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Attic Insulation & Weatherization

You’ve heard terms like weatherization, insulation, and airsealing thrown around, but what do they actually mean? Is weatherization the same thing as insulation, or is it something more? Let’s tease apart these often confused terms and give you a better idea of what EEE and our weatherization practices can do for you.

In this page we’ll cover the following questions:

What is weatherization?

Weatherization is a catch-all term to describe the process of protecting a building and its interior from weather like sunlight, wind, and precipitation.

This includes modifying a building to reduce energy consumption and optimize energy efficiency. For your home, this would entail testing your building envelope to see if the “shell” of your house is leaky or tight. We also check the thermal boundary around the house, paying special attention to attic insulation, crawlspace insulation, cantilever insulation, and basement insulation. Understanding the weatherization of your home informs how your home performs in terms of energy efficiency. Why are your bills high? Why is the upper level warmer than the bottom? Where is the source of your home’s drafts? These are some of the questions we investigate throughout a home energy audit.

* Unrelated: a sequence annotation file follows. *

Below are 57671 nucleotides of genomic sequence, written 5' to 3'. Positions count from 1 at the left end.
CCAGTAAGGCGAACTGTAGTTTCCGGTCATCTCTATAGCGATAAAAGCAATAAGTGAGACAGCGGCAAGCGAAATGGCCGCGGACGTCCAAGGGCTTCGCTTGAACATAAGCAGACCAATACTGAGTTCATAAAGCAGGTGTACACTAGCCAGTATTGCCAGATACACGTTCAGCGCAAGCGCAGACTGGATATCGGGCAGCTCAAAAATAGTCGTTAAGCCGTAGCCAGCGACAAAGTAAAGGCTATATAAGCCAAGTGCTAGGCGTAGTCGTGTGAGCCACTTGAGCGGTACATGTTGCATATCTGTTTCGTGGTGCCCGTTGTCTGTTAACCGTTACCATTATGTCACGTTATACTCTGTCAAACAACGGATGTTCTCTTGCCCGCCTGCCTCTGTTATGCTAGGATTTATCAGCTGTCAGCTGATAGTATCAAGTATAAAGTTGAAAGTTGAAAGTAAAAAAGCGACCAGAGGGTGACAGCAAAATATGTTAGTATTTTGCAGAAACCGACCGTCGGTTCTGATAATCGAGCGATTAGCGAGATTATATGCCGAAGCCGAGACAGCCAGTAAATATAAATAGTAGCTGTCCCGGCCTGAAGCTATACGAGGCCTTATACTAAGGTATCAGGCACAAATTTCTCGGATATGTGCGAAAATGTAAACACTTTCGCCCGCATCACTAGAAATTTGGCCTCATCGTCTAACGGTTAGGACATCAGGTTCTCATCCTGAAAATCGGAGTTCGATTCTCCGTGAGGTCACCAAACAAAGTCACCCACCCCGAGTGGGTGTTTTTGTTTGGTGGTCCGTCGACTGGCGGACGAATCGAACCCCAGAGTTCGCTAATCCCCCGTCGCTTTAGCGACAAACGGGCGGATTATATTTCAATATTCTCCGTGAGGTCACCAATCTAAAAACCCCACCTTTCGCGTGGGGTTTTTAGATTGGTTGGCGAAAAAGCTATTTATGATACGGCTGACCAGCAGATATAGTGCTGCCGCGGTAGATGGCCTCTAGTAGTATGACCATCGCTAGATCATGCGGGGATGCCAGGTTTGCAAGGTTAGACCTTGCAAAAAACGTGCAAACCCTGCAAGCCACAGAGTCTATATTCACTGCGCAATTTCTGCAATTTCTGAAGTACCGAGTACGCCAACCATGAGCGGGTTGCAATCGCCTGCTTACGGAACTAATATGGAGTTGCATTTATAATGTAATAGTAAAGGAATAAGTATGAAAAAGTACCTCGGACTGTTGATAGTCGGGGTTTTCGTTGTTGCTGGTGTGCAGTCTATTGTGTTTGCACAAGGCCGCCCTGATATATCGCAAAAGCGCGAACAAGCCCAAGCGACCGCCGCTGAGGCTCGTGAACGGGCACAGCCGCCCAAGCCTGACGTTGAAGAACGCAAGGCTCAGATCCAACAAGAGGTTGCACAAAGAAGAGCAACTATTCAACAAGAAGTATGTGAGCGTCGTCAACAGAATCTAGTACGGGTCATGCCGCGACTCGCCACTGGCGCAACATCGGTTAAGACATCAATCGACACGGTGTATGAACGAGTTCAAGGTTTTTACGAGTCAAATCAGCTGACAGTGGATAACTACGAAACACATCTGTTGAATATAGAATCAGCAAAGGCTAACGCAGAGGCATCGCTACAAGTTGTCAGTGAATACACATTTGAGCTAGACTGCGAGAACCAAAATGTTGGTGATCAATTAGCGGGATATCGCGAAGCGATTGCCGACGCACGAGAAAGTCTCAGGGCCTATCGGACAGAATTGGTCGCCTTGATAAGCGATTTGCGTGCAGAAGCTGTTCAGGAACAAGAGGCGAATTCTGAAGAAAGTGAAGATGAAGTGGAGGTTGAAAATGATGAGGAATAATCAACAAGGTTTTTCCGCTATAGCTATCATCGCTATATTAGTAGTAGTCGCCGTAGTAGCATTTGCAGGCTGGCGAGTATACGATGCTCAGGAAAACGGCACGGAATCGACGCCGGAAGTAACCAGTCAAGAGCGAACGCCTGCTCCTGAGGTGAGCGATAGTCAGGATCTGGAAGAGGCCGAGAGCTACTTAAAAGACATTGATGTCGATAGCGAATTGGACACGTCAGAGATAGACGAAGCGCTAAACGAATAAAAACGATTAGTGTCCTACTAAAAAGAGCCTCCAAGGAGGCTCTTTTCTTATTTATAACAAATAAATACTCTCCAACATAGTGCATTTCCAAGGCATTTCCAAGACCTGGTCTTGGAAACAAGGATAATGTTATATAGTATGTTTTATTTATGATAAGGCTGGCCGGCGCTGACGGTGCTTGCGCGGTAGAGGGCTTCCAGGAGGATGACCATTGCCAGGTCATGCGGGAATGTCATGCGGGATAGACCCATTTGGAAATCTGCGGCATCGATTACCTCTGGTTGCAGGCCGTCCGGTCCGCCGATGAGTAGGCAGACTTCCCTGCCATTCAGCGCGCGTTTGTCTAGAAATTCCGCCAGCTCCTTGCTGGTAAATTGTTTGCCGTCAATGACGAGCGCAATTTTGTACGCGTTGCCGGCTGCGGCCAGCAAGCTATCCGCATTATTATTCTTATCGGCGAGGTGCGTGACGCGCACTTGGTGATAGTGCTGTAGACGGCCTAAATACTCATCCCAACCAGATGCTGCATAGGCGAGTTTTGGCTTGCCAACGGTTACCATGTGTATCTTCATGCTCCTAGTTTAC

What is airsealing and how do you test it? Why is attic airsealing important?

Airsealing is the process of sealing air leaks throughout the house, especially in your attic. We seal crawlspaces, top plates, recessed lighting, bathroom fans, attic fans, etc. This significantly reduces the drafts in your home, keeping your conditioned air within your home and keeping outside air out. At EEE, our goal is to seal unnecessary leaks and “tighten” your house overall. However, it’s important that your home is still able to breathe to avoid a buildup of carbon dioxide – your home should never be 100% tight/sealed.

To measure air leakage,  we run a blower door test. We decrease the pressure in your home forcing new air to rush in. We monitor where the air is coming from, particularly checking the connections between your attic, by testing airflow from your light switches, wall outlets, HVAC vents, and recessed lights. We seal these areas of airflow to cut the connections between the attic and the house  because while it’s important to allow some airflow, you want fresh air from outside instead of attic air.

This diagram shows common air leaks throughout your home. During a home energy audit we investigate all of these areas to see which we can seal up and which should stay open.

How does weatherization differ from insulation?